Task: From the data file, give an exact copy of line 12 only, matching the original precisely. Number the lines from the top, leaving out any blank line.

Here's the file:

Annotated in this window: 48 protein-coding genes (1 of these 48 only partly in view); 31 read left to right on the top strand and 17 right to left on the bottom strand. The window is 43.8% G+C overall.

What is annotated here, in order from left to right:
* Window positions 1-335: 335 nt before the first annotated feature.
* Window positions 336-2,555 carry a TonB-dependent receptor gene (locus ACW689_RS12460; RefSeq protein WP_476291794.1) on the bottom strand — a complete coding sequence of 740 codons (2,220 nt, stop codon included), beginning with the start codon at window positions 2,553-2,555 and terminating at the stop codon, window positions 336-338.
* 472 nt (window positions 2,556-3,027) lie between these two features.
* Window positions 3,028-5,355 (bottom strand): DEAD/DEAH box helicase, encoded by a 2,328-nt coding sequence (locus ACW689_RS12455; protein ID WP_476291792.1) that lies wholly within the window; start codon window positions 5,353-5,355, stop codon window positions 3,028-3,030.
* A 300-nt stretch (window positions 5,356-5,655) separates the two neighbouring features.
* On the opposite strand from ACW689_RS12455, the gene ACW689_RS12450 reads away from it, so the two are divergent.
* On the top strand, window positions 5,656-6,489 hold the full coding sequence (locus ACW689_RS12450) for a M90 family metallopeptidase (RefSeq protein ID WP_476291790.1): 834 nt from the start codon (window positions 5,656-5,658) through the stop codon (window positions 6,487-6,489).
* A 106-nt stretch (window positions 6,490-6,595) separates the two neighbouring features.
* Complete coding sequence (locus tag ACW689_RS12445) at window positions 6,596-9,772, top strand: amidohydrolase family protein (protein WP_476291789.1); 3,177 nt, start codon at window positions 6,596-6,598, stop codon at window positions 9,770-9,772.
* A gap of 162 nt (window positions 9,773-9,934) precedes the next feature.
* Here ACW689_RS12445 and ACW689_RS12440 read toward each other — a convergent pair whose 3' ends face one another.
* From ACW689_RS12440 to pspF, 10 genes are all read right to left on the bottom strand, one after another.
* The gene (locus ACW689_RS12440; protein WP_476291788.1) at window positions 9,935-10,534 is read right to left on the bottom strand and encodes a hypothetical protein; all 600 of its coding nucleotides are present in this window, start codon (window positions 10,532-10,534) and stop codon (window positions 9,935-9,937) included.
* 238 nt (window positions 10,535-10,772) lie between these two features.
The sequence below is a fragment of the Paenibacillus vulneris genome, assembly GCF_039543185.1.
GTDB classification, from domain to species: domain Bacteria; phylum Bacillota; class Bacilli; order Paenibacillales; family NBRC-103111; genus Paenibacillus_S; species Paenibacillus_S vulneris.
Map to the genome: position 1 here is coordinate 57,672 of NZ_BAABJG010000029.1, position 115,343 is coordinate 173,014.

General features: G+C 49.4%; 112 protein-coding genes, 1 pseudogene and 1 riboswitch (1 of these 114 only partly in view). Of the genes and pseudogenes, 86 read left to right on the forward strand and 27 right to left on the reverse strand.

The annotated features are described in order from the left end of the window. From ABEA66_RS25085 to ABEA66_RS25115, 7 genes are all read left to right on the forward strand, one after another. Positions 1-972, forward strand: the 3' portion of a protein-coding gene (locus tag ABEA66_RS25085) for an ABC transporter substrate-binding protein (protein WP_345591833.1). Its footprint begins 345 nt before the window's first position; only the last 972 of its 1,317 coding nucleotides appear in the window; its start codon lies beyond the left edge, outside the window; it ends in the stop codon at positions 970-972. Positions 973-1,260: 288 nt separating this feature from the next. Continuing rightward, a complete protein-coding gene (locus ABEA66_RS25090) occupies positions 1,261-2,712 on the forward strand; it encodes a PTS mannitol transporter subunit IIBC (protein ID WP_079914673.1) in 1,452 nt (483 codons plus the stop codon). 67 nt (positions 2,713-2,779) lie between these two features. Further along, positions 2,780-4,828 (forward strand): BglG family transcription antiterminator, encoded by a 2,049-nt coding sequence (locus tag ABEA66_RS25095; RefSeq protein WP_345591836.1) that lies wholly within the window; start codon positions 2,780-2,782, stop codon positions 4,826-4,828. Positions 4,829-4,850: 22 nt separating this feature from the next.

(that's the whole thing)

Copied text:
* A gap of 162 nt (window positions 9,773-9,934) precedes the next feature.